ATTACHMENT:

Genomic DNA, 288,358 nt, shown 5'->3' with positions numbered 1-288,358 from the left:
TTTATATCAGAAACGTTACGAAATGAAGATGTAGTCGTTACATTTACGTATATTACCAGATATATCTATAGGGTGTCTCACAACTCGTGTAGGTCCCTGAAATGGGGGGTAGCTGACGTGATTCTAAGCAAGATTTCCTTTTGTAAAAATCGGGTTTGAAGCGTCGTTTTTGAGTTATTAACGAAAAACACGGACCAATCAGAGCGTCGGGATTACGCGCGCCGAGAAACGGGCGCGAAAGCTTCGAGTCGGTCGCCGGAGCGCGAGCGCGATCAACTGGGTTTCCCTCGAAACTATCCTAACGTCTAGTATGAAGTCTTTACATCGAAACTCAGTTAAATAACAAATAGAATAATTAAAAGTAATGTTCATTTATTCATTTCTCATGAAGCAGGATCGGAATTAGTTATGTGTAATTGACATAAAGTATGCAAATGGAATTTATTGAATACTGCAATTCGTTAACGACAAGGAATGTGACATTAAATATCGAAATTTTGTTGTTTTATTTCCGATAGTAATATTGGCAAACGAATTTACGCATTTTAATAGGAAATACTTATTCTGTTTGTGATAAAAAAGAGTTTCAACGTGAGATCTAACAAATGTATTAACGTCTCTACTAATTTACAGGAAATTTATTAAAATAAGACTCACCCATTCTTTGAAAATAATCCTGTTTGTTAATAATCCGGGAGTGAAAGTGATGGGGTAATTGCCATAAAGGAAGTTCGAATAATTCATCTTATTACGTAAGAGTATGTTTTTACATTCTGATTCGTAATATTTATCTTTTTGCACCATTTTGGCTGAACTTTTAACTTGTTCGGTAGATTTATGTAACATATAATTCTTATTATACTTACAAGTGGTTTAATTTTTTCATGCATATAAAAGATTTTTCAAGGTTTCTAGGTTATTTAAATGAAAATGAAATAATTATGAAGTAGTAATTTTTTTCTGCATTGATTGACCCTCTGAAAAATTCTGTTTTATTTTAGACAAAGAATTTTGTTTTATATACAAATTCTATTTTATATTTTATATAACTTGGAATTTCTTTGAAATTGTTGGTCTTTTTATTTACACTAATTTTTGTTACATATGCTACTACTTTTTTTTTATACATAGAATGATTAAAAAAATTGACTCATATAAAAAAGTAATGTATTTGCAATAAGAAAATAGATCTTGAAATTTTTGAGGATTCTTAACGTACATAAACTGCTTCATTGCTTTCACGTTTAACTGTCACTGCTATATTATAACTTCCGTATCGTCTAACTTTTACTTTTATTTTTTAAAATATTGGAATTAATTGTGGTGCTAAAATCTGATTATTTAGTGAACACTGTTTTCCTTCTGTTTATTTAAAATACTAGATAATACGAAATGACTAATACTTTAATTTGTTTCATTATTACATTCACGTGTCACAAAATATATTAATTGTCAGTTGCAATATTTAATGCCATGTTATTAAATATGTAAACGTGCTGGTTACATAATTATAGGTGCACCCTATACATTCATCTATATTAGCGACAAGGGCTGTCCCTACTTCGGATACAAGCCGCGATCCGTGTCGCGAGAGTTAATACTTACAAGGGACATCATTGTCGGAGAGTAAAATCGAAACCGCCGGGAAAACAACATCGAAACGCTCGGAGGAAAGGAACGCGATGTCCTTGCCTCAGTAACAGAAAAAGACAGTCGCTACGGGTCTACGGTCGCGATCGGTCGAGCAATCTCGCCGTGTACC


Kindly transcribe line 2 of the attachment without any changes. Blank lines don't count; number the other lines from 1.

TTTATATCAGAAACGTTACGAAATGAAGATGTAGTCGTTACATTTACGTATATTACCAGATATATCTATAGGGTGTCTCACAACTCGTGTAGGTCCCTGAAATGGGGGGTAGCTGACGTGATTCTAAGCAAGATTTCCTTTTGTAAAAATCGGGTTTGAAGCGTCGTTTTTGAGTTATTAACGAAAAACACGGACCAATCAGAGCGTCGGGATTACGCGCGCCGAGAAACGGGCGCGAAAGCTTCGAGTCGGTCGCCGGAGCGCGAGCGCGATCAACTGGGTTTCCCTCGAAACTATCCTAACGTCTAGTATGAAGTCTTTACATCGAAACTCAGTTAAATAACAAATAGAATAATTAAAAGTAATGTTCATTTATTCATTTCTCATGAAGCAGGATCGGAATTAGTTATGTGTAATTGACATAAAGTATGCAAATGGAATTTATTGAATACTGCAATTCGTTAACGACAAGGAATGTGACATTAAATATCGAAATTTTGTTGTTTTATTTCCGATAGTAATATTGGCAAACGAATTTACGCATTTTAATAGGAAATACTTATTCTGTTTGTGATAAAAAAGAGTTTCAACGTGAGATCTAACAAATGTATTAACGTCTCTACTAATTTACAGGAAATTTATTAAAATAAGACTCACCCATTCTTTGAAAATAATCCTGTTTGTTAATAATCCGGGAGTGAAAGTGATGGGGTAATTGCCATAAAGGAAGTTCGAATAATTCATCTTATTACGTAAGAGTATGTTTTTACATTCTGATTCGTAATATTTATCTTTTTGCACCATTTTGGCTGAACTTTTAACTTGTTCGGTAGATTTATGTAACATATAATTCTTATTATACTTACAAGTGGTTTAATTTTTTCATGCATATAAAAGATTTTTCAAGGTTTCTAGGTTATTTAAATGAAAATGAAATAATTATGAAGTAGTAATTTTTTTCTGCATTGATTGACCCTCTGAAAAATTCTGTTTTATTTTAGACAAAGAATTTTGTTTTATATACAAATTCTATTTTATATTTTATATAACTTGGAATTTCTTTGAAATTGTTGGTCTTTTTATTTACACTAATTTTTGTTACATATGCTACTACTTTTTTTTTATACATAGAATGATTAAAAAAATTGACTCATATAAAAAAGTAATGTATTTGCAATAAGAAAATAGATCTTGAAATTTTTGAGGATTCTTAACGTACATAAACTGCTTCATTGCTTTCACGTTTAACTGTCACTGCTATATTATAACTTCCGTATCGTCTAACTTTTACTTTTATTTTTTAAAATATTGGAATTAATTGTGGTGCTAAAATCTGATTATTTAGTGAACACTGTTTTCCTTCTGTTTATTTAAAATACTAGATAATACGAAATGACTAATACTTTAATTTGTTTCATTATTACATTCACGTGTCACAAAATATATTAATTGTCAGTTGCAATATTTAATGCCATGTTATTAAATATGTAAACGTGCTGGTTACATAATTATAGGTGCACCCTATACATTCATCTATATTAGCGACAAGGGCTGTCCCTACTTCGGATACAAGCCGCGATCCGTGTCGCGAGAGTTAATACTTACAAGGGACATCATTGTCGGAGAGTAAAATCGAAACCGCCGGGAAAACAACATCGAAACGCTCGGAGGAAAGGAACGCGATGTCCTTGCCTCAGTAACAGAAAAAGACAGTCGCTACGGGTCTACGGTCGCGATCGGTCGAGCAATCTCGCCGTGTACC